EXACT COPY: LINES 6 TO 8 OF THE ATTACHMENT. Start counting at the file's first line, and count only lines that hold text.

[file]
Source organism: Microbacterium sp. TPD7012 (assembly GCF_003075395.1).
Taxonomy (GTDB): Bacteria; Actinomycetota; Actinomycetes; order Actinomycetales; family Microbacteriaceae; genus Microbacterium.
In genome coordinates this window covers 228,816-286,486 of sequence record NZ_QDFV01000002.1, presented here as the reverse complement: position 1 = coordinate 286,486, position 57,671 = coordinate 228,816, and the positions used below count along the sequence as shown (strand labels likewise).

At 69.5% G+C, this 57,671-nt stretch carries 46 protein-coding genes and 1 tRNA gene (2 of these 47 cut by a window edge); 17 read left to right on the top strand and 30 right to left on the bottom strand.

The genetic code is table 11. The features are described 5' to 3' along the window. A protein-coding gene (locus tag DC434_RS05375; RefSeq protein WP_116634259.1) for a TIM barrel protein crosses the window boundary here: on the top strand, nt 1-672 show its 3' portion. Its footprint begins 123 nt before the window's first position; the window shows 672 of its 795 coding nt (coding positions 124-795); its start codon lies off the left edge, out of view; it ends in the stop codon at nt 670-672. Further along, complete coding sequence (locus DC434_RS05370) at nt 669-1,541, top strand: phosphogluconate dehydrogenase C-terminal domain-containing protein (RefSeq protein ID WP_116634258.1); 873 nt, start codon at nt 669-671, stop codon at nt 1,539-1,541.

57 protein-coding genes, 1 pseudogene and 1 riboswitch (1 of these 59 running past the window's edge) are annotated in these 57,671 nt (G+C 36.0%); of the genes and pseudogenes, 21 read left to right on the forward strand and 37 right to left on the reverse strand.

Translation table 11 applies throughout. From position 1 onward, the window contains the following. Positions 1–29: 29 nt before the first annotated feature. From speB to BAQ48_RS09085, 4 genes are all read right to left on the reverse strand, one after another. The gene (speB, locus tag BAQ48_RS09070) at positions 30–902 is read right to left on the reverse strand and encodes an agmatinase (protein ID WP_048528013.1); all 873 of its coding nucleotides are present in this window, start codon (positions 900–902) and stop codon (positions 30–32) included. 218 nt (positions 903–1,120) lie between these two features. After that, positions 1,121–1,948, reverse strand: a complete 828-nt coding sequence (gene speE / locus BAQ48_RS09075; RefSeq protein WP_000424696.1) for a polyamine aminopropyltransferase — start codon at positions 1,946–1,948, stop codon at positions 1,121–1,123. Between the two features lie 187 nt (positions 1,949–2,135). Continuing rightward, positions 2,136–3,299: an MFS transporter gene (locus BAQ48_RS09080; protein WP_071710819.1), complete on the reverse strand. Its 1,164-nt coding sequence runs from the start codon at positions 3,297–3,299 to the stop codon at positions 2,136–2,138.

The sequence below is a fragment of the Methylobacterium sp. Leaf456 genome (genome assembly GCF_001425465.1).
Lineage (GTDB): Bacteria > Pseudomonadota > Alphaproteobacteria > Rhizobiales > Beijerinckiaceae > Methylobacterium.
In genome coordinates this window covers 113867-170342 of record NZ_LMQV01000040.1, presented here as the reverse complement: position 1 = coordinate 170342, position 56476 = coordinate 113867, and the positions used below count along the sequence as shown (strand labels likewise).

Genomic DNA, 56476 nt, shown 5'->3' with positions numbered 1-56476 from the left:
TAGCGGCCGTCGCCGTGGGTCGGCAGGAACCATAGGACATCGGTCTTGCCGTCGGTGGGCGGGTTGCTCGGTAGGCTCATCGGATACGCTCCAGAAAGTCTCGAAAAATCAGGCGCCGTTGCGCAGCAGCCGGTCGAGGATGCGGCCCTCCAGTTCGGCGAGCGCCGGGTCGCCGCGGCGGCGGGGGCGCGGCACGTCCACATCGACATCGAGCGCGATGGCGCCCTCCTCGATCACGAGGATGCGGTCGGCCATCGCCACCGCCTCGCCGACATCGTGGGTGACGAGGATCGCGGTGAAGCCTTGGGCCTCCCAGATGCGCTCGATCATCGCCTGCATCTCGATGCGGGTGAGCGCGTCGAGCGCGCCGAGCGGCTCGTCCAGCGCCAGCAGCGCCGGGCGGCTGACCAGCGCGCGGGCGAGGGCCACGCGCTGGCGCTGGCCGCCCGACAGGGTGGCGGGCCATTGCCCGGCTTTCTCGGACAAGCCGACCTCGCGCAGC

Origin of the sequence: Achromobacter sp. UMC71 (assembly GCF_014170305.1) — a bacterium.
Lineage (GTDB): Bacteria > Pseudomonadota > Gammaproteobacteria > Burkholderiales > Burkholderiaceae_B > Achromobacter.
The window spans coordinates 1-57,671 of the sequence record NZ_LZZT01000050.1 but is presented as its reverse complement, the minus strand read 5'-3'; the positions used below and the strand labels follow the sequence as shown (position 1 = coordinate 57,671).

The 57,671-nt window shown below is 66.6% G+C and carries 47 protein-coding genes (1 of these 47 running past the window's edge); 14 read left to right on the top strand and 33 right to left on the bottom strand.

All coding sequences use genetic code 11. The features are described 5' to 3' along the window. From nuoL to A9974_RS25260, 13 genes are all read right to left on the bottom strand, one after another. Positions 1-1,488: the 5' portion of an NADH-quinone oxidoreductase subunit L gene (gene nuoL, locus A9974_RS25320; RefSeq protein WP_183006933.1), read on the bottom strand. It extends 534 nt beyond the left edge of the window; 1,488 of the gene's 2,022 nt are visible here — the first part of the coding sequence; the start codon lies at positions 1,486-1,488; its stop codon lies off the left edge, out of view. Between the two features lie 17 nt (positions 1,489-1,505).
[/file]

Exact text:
57 protein-coding genes, 1 pseudogene and 1 riboswitch (1 of these 59 running past the window's edge) are annotated in these 57,671 nt (G+C 36.0%); of the genes and pseudogenes, 21 read left to right on the forward strand and 37 right to left on the reverse strand.

Translation table 11 applies throughout. From position 1 onward, the window contains the following. Positions 1–29: 29 nt before the first annotated feature. From speB to BAQ48_RS09085, 4 genes are all read right to left on the reverse strand, one after another. The gene (speB, locus tag BAQ48_RS09070) at positions 30–902 is read right to left on the reverse strand and encodes an agmatinase (protein ID WP_048528013.1); all 873 of its coding nucleotides are present in this window, start codon (positions 900–902) and stop codon (positions 30–32) included. 218 nt (positions 903–1,120) lie between these two features. After that, positions 1,121–1,948, reverse strand: a complete 828-nt coding sequence (gene speE / locus BAQ48_RS09075; RefSeq protein WP_000424696.1) for a polyamine aminopropyltransferase — start codon at positions 1,946–1,948, stop codon at positions 1,121–1,123. Between the two features lie 187 nt (positions 1,949–2,135). Continuing rightward, positions 2,136–3,299: an MFS transporter gene (locus BAQ48_RS09080; protein WP_071710819.1), complete on the reverse strand. Its 1,164-nt coding sequence runs from the start codon at positions 3,297–3,299 to the stop codon at positions 2,136–2,138.

The sequence below is a fragment of the Methylobacterium sp. Leaf456 genome (genome assembly GCF_001425465.1).